Fourth Circuit Grants Qualified Immunity to Prison Official Who Gave Prisoner No Notice Before Hearing That Resulted in Transfer to Security Detention
by David M. Reutter
In a ruling on March 30, 2021, the Fourth Circuit Court of Appeals held that prison officials were entitled to qualified immunity because it was not clearly established that a prisoner had a right to fair notice of a security detention hearing.
The Court’s opinion was issued in an appeal filed by Tamara Ravenell, the Chairperson of the Institutional Classification Committee (ICC) at South Carolina’s Lieber Correctional Institution. A federal district court had denied her motion for summary judgment based upon qualified immunity in a civil rights action seeking damages asserted by prisoner Fred R. Halcomb, Jr.
Halcomb was serving a life sentence when a search of his cell on March 23, 2016, revealed contraband, including drugs, weapons, and escape tools. He received a two-week notice of a disciplinary hearing at which he was then found guilty, resulting in his transfer from short-term detention status to disciplinary detention status.
Four days after the hearing, on April 18, 2016, the ICC conducted a detention hearing to determine whether Halcomb should be transferred to security detention. Halcomb did not receive notice of the hearing or its purpose until he arrived at the hearing. He was recommended for placement on security detention, and that recommendation was adopted by a senior classification official.
In the federal civil rights complaint he then filed, Halcomb “alleged that his right to due process was violated because he did not receive notice of the security detention hearing prior to arriving at the hearing,” the Court recalled.
In her answer to the complaint, Ravenell asserted a qualified immunity defense and moved for summary judgment. The district court denied the motion, and Ravenell timely appealed. On appeal, the Fourth Circuit agreed with the district court “that the right is appropriately framed as the right to ‘fair’ notice of a security detention hearing, rather than a specific right to 48 hours’ notice.”
But the Court noted that Halcomb’s complaint framed the right as one to 48 hours’ notice “because the South Carolina Department of Corrections policies describe an entitlement to 48 hours’ notice in certain circumstances.”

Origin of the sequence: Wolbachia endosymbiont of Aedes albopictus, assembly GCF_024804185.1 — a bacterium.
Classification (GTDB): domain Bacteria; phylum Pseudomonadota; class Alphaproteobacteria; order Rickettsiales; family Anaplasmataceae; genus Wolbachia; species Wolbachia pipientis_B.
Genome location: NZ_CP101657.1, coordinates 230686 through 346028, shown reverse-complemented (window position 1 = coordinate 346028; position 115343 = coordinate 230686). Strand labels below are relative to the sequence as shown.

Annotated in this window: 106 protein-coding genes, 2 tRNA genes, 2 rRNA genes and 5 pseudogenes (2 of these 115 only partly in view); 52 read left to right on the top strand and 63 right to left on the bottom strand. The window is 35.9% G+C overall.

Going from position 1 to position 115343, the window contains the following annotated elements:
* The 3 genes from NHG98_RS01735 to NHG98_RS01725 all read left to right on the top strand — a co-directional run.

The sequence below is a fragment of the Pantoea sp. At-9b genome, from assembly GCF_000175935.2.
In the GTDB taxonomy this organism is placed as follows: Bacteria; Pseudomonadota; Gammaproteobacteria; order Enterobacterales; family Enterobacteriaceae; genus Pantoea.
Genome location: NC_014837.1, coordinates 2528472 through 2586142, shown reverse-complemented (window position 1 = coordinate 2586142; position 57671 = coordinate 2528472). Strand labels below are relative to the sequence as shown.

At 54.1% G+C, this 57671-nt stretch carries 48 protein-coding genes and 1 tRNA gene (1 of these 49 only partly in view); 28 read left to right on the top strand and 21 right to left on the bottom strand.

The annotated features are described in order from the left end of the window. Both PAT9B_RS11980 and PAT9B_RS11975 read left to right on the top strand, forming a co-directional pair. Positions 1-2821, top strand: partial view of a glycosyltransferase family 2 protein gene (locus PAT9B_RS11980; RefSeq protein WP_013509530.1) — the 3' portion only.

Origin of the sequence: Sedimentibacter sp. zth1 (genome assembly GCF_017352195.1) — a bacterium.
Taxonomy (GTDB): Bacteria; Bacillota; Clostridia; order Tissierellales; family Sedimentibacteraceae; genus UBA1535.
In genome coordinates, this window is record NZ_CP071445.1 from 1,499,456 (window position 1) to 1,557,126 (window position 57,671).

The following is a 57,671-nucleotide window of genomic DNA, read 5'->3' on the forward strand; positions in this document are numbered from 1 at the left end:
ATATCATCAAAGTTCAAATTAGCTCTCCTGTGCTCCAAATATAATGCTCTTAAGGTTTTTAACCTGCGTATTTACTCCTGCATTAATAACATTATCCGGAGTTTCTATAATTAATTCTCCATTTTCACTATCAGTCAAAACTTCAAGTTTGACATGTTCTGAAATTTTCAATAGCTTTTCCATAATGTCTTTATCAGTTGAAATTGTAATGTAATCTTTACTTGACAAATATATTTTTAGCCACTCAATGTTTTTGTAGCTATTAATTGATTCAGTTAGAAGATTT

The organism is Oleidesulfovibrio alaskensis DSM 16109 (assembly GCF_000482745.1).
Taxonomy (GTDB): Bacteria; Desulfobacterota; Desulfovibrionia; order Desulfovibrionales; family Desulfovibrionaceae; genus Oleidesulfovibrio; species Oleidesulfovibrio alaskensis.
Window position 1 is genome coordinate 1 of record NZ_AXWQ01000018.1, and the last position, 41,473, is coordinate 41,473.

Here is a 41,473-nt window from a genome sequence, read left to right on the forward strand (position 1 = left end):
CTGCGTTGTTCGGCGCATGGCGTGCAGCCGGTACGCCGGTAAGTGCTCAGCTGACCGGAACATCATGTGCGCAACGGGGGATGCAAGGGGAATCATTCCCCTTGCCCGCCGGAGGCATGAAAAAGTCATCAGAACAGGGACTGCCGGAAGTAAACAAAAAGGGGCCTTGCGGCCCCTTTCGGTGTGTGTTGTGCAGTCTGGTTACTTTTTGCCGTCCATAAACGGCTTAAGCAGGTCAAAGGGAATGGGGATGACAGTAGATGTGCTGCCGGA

More importantly, it found the crux of Halcomb’s argument was “that the lack of prior notice deprived him of an opportunity to prepare for the hearing.” Thus, construing the complaint liberally, Halcomb had in fact complained “that he did not receive ‘fair’ notice of the hearing,” the Court determined.
The Court then considered whether that right was clearly established. It noted that in Wilkinson v. Austin, 545 U.S. 209 (2005), the U.S. Supreme Court held “a policy that provided inmates with notice at least 48 hours before an administrative segregation hearing passed constitutional muster.”
“Importantly, however,” the Court added, the ruling in that case “did not hold that 48 hours’ notice prior to the hearing was constitutionally required.”
The Court allowed that in Williamson v. Stirling, 912 F.3d 154 (4th Cir. 2018), it said it had given “clear notice to jail officials in 2015 that a long-term detention in solitary confinement—even when imposed for security reasons—justifies some level of procedural protection,” pointing to an earlier ruling in Incumaa v. Stirling, 791 F.3d 517 (4th Cir. 2015).
However, the clarification and emphasis in the Williamson decision—upon which the district court had relied—had not come out until two years after the incident at issue in Halcomb’s case. And, as the Court further noted, the Incumaa decision upon which the reasoning rested provided only that prisoners are entitled to ‘some’ level of protection.
“Thus,” the Court determined, “we cannot conclude that the case law is so clearly established that a reasonable official would know whether prior notice of an administrative segregation hearing is required.”
Accordingly, the district court’s order was reversed and the case remanded with instructions to grant Ravenell’s motion. See: Halcomb v. Ravenell, 992 F.3d 316 (4th Cir. 2021).
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Related legal case
Halcomb v. Ravenell
|992 F.3d 316 (4th Cir. 2021)
|Court of Appeals
|Appeals Court Edition